The Baltimore Sun

After a highly anticipated and adverse ruling on Friday in the Franklin County Common Pleas Court, state lawmakers should move quickly to evict electronic gambling machines from the state.

Judge Michael J. Holbrook issued a preliminary injunction against the Ohio attorney general that prohibits him from acting against two makes of machines in Ohio, Tic Tac Fruit and the Nudgemaster, until a final ruling is issued on the case.

In August, Gov. Ted Strickland issued an executive order that gave Attorney General Marc Dann the power to write a temporary administrative rule banning these machines. The judge said that rule is invalid because it conflicts with the law it's supposed to be clarifying.

This ruling leaves Ohio open to such gambling machines less than a year after Ohio voters overwhelmingly rejected a plan to put gambling machines in the state's horse racetracks. So more electronic gambling machines will be flooding in to join the 50,000 machines that are already here. But in reaching his decision on Friday, Judge Holbrook was right: The proper authority for fixing the flawed law that has caused all this chaos rests with the legislature, not the attorney general.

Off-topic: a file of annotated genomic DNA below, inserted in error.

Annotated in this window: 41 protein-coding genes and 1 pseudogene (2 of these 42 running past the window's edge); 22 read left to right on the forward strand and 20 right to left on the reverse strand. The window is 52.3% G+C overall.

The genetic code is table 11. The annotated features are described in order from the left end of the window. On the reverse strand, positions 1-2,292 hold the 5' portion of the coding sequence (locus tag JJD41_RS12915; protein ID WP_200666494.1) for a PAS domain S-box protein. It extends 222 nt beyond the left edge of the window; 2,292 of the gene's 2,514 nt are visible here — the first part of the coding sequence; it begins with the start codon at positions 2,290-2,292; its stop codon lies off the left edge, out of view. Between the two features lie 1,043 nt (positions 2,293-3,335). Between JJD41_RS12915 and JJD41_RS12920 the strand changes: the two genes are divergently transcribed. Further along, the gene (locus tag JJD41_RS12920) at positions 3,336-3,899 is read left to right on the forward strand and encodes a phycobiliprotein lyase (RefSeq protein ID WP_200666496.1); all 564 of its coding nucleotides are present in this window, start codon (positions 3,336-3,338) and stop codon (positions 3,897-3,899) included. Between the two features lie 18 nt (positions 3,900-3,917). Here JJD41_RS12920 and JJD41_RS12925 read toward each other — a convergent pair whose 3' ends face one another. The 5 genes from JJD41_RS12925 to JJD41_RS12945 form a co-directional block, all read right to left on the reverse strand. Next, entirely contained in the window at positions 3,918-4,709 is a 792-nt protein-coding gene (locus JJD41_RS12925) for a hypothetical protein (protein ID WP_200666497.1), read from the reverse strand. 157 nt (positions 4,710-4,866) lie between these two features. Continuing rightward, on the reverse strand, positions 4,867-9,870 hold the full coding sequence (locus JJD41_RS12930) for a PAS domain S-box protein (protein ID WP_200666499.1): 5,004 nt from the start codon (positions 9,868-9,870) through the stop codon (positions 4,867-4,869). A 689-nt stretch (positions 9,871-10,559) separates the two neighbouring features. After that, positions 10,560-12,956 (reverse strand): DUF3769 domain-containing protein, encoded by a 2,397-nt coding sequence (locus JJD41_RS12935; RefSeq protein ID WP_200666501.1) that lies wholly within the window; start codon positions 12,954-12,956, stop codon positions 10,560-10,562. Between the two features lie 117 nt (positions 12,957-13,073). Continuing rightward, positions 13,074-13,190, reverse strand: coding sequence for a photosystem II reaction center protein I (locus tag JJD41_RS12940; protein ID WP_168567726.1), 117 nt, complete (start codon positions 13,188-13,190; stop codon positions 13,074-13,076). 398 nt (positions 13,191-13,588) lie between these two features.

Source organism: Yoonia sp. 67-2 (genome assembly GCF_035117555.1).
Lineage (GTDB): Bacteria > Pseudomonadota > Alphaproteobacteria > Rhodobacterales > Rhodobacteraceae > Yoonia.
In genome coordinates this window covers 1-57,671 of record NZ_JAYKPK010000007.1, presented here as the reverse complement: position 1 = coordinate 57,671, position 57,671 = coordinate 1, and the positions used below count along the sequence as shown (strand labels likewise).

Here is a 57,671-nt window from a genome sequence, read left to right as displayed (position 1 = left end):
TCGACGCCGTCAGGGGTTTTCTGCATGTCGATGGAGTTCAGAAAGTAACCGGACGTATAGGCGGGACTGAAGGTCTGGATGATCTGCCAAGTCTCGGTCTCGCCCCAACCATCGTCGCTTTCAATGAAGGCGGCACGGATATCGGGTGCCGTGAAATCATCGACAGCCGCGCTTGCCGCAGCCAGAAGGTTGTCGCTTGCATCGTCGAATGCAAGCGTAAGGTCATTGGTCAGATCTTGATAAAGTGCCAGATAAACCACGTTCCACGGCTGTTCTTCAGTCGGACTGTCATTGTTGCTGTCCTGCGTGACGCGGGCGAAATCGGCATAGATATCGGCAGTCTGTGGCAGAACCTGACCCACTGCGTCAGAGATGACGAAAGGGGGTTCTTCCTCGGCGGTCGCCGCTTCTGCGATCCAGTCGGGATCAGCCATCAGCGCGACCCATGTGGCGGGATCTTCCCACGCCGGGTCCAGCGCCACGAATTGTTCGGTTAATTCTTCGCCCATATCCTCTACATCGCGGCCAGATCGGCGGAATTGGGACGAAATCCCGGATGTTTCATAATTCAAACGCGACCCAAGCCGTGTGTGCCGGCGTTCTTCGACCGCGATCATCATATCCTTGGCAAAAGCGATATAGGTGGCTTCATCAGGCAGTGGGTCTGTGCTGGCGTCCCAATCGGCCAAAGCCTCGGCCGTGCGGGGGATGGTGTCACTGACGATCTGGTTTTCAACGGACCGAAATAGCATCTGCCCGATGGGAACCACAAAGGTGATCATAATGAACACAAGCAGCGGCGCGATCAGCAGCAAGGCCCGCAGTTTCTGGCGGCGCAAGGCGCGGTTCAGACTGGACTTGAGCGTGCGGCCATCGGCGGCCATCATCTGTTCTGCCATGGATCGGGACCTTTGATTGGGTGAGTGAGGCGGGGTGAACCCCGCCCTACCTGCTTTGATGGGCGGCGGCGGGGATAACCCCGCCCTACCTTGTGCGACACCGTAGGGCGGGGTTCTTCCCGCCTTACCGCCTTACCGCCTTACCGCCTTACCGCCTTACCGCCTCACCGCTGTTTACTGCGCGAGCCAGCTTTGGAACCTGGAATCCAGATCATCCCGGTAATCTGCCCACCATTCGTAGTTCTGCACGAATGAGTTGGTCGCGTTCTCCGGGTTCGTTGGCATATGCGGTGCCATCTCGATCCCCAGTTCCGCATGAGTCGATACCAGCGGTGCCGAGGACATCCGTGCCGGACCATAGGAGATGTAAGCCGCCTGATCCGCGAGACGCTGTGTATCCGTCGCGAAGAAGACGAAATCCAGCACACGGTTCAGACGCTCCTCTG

Lawmakers got their orders about gambling machines from voters in the November election. The judge merely underlined the need for lawmakers to act.

- The Columbus (Ohio) Dispatch

Former Mayor Rudolph W. Giuliani, who used to be a major supporter of gun-control laws, went before the National Rifle Association last week in his quest for the Republican presidential nomination. He explained his past record by saying he was the mayor of a crime-ridden city then - but now he believes there should be no new gun-control laws.

For good measure, he added that there was something about 9/11 that led him to change his thinking.

And how will he act when he is president?

Ah, politics. Even tough guys blink.

- Newsday

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